Happy New Year, and welcome to January, also known as "the start of a new semester." Which means it's a perfect time to talk about the most common form of writing assigned by university professors - the essay. Students ... Read More
If you're new to this column, we've spent the last couple months talking about the influence that our intended audience has on the way we approach a piece of writing, and now we're discussing purpose - the goal of ... Read More
As part of our preparation for writing a new piece, we need to think about audience - who we are writing for and how the knowledge and needs of that audience affect the way we approach our work. Figuring ... Read More
This will be our final column on audience (at least for now). So buckle up for a crash course on age levels in children's literature!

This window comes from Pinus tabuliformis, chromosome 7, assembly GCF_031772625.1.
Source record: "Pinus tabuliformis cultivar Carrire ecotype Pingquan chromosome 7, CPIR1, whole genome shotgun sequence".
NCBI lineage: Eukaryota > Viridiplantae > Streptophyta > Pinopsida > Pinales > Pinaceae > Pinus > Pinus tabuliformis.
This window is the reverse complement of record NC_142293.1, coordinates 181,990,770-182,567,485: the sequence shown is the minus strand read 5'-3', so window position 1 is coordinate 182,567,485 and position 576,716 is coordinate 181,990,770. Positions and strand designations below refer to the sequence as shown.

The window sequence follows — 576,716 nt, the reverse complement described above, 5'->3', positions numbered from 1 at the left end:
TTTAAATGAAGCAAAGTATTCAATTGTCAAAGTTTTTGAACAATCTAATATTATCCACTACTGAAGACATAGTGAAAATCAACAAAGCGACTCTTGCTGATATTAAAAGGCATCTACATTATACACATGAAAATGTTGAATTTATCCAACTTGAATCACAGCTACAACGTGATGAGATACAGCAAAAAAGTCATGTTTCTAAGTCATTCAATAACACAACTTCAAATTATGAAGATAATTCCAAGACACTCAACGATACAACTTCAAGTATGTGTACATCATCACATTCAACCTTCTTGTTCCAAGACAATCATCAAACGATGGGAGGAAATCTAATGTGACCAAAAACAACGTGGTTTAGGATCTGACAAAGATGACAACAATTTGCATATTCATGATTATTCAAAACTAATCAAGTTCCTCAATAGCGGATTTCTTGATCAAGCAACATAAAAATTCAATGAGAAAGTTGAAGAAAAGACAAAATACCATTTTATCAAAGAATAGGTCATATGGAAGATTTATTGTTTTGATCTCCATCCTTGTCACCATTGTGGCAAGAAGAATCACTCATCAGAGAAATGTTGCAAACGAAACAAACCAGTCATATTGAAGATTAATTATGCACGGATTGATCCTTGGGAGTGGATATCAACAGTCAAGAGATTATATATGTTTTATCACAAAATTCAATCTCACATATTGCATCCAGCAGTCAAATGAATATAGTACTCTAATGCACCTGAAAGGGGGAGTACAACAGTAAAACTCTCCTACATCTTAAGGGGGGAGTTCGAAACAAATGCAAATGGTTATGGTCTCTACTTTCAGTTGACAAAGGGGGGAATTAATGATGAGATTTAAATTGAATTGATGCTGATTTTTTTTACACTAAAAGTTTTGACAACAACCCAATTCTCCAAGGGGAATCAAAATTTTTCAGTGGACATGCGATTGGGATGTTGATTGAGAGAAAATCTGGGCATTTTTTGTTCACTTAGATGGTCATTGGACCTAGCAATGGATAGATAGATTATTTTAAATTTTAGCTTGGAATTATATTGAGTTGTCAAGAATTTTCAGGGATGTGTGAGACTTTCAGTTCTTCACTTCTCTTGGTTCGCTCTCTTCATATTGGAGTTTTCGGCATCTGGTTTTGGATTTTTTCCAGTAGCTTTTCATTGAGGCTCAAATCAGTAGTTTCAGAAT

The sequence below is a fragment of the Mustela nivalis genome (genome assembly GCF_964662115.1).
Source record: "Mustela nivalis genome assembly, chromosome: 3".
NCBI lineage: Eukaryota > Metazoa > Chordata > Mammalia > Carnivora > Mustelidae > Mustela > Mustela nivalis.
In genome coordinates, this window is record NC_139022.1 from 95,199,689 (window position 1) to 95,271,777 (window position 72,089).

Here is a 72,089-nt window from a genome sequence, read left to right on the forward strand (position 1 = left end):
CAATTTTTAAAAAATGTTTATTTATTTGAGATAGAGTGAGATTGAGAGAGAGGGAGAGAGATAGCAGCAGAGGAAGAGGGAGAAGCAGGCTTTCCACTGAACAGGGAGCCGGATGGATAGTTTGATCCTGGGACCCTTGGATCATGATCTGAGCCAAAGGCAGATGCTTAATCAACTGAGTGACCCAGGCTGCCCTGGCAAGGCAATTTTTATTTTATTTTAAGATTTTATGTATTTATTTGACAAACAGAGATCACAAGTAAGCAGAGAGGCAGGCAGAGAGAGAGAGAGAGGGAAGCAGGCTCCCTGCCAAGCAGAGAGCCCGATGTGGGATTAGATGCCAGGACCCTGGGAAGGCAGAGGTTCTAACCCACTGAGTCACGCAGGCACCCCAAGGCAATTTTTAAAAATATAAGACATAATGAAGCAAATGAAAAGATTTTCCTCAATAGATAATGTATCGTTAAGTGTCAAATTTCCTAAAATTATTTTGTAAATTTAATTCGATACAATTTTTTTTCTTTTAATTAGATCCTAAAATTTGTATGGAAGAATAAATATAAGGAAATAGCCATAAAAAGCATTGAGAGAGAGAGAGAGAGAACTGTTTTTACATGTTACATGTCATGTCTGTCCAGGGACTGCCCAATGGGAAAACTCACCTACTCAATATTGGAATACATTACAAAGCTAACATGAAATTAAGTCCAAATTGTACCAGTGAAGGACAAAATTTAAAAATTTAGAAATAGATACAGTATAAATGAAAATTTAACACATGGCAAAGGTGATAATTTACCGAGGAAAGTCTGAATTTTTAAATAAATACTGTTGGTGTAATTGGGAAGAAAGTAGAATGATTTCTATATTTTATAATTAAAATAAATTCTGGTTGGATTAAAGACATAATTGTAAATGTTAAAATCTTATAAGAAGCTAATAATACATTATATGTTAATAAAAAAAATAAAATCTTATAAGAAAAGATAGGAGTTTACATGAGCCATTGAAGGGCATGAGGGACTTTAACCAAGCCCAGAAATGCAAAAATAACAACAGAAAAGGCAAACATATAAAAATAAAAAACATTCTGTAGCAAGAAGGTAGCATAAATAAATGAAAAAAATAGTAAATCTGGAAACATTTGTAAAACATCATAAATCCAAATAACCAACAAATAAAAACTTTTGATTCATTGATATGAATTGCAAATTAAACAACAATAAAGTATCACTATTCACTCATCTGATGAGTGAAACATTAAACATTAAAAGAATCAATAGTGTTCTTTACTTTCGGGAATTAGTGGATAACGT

First, a caveat: the categories I'm presenting here are not absolute. Different people use different ... Read More
Last time, we discussed the special, double audience that we have to consider when writing a class assignment for a teacher. Hopefully that advice will help all the students that have now gone back to school! The audience* for ... Read More
Listen up, students, because this edition of Teach Write is all for you: today, we continue our exploration of audience with a critical one: teachers.
When teachers give us writing assignments, they are trying to measure two things: Read More
Last time we talked about why it's important for writers to think about audience - the readers we are writing for. Today, let's dig a little deeper into types of readers, and identify some questions we can use to ... Read More
Last time we talked about the 40:20:40 rule of writing, and how the first 40% of the effort that goes into any piece happens in the preparation phase. The very first piece of preparation is to identify your audience: ... Read More
Welcome to Teach Write! This column draws on my 20 years' experience teaching writing to kids, university students, and adult learners. It includes ideas and exercises that teachers can use in the classroom, and creative writers can use to ... Read More